By George Bremer
CNHI News Service
One of the greatest sights during the opening days of Indianapolis Colts training camp has been Chuck Pagano bouncing around with full energy.
The head coach, of course, missed most of his first season after being diagnosed with leukemia. He returned for the final regular-season game and the AFC Wild Card playoff loss in Baltimore, but he's still receiving treatments every six months.
The amazing part is there is no visible sign of the toll the disease must have taken. His hair has fully grown back, and he's as animated as ever running from station to station to coach his players.
He said doctors have given him no restrictions, and the only changes he's made to his daily camp routine are procedural.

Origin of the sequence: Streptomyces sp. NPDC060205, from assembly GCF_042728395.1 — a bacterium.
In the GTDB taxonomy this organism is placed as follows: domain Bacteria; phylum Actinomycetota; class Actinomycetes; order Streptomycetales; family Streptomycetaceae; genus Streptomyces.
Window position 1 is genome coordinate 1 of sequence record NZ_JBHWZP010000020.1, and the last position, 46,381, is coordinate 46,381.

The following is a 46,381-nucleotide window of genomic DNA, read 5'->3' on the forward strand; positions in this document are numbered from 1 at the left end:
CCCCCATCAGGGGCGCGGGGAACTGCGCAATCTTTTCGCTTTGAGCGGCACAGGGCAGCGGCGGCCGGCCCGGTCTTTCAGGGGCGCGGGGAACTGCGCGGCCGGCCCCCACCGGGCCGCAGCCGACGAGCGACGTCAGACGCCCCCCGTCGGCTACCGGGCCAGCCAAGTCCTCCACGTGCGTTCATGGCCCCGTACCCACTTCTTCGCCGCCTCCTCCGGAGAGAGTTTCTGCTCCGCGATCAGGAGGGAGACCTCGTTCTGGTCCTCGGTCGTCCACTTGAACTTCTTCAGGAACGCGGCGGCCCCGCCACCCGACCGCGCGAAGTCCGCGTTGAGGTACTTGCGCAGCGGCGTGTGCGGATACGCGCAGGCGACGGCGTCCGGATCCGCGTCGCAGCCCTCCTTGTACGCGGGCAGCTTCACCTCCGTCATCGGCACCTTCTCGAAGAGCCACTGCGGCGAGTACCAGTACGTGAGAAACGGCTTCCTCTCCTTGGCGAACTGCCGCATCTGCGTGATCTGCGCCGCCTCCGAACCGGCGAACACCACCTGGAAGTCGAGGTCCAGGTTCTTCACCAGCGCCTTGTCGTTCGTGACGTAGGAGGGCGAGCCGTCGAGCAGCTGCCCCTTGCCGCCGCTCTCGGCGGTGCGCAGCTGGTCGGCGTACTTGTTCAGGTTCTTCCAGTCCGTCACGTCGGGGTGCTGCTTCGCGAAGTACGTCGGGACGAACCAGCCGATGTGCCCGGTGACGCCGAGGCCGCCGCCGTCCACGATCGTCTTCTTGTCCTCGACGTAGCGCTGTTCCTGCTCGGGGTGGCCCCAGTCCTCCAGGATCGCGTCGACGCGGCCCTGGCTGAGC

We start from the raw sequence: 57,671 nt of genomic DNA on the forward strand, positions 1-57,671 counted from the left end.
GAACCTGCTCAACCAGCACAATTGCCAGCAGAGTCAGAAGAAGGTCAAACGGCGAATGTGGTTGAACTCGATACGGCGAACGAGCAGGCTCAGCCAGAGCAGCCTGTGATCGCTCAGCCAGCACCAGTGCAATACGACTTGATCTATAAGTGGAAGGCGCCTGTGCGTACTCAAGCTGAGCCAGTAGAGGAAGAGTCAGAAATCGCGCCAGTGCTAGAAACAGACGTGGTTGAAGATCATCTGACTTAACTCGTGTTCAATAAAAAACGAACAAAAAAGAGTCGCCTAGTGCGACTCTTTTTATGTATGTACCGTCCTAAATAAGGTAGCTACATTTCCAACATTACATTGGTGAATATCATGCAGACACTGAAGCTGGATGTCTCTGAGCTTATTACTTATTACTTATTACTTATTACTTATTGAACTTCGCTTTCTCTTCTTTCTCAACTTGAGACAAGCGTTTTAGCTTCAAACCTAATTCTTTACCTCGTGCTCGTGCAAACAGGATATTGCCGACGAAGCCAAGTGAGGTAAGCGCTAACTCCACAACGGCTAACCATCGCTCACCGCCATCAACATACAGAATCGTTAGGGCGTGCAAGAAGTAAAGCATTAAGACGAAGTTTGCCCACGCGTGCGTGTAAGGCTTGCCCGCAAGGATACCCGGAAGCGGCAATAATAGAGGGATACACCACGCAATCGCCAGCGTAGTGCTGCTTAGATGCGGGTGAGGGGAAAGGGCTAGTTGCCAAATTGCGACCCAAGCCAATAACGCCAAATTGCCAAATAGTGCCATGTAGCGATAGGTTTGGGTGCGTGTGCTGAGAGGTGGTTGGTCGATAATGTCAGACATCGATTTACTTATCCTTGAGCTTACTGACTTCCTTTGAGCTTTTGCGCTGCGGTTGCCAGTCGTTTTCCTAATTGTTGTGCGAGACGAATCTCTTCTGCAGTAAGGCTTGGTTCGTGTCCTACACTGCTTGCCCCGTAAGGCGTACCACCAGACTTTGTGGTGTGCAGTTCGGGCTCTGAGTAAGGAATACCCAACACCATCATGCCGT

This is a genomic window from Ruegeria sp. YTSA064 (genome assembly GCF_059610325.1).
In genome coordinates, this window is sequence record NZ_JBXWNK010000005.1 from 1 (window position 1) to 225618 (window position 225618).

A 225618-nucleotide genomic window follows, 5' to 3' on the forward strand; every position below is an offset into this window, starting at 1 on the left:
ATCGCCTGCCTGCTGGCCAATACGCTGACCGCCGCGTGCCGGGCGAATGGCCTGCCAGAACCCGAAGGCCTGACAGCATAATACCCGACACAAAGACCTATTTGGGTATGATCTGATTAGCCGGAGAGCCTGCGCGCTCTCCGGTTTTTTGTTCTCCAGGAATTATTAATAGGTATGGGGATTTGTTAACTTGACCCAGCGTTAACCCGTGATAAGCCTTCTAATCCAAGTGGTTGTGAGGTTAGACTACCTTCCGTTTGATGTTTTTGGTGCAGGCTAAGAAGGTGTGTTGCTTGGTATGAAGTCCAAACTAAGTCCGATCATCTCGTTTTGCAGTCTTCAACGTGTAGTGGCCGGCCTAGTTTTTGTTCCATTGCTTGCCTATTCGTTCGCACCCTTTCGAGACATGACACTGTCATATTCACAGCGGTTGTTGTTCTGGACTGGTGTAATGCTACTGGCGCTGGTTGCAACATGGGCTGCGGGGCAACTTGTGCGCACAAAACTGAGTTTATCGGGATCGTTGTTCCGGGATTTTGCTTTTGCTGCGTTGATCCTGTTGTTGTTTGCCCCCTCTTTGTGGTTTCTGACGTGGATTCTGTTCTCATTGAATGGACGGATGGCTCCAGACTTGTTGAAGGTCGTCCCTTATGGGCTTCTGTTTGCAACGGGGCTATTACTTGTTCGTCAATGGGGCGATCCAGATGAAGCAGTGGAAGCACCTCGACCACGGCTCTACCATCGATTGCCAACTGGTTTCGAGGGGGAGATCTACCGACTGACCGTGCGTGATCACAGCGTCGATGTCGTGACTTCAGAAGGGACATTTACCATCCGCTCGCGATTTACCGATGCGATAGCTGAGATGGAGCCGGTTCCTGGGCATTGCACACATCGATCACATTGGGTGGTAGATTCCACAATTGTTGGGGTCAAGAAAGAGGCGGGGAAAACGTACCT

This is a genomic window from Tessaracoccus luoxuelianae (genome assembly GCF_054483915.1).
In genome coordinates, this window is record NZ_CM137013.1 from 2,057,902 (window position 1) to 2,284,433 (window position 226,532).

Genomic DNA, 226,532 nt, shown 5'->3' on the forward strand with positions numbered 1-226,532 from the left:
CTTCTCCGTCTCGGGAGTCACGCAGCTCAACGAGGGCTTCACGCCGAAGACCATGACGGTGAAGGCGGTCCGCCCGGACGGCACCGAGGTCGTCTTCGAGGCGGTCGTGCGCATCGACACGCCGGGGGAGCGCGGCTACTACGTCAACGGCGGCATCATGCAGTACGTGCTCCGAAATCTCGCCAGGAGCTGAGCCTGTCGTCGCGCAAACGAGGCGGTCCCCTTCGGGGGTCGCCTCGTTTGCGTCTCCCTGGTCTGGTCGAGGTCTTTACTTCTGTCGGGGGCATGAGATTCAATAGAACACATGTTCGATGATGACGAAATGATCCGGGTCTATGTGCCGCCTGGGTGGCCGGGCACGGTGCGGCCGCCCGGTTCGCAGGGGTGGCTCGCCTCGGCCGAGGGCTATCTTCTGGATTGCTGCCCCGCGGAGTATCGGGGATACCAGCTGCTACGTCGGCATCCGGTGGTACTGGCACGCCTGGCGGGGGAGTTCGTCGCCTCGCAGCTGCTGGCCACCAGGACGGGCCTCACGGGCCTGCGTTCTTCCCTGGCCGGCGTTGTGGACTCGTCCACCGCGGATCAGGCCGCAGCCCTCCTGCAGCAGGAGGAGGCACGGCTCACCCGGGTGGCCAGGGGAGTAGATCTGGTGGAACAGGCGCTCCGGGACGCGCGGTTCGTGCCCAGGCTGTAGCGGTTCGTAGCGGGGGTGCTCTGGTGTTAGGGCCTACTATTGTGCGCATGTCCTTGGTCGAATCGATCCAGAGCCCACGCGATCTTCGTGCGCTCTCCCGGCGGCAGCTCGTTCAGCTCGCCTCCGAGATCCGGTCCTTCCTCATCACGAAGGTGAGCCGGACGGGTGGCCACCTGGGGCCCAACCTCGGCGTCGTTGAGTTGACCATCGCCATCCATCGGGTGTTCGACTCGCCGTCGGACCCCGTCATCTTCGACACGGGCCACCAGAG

"You know you always learn from experience so there's a few minor things here and there," Pagano said. "But the basic format, the way we run our meetings, the way that we run our walkthroughs, the time that we practice, those things are all going to be the same."
It was here in Anderson when the warning signs first began to appear last year.
Pagano felt fatigued and unexplained bruising began to appear, but it was easy to write those symptoms off to the rigors of training camp and the added pressure of being a first-time head coach.
He finally agreed to consult a doctor during the Colts' bye week, after he'd completed a full preseason and three regular-season games. The diagnosis came back as acute promyelocytic leukemia, and the coach became an inspiration from the start.
More than 30 players shaved their heads in solidarity, and countless others — including two Colts cheerleaders — joined them around the city. The "ChuckStrong" campaign was born, with proceeds from countless sales of t-shirts and wrist bands emblazoned with the slogan going toward leukemia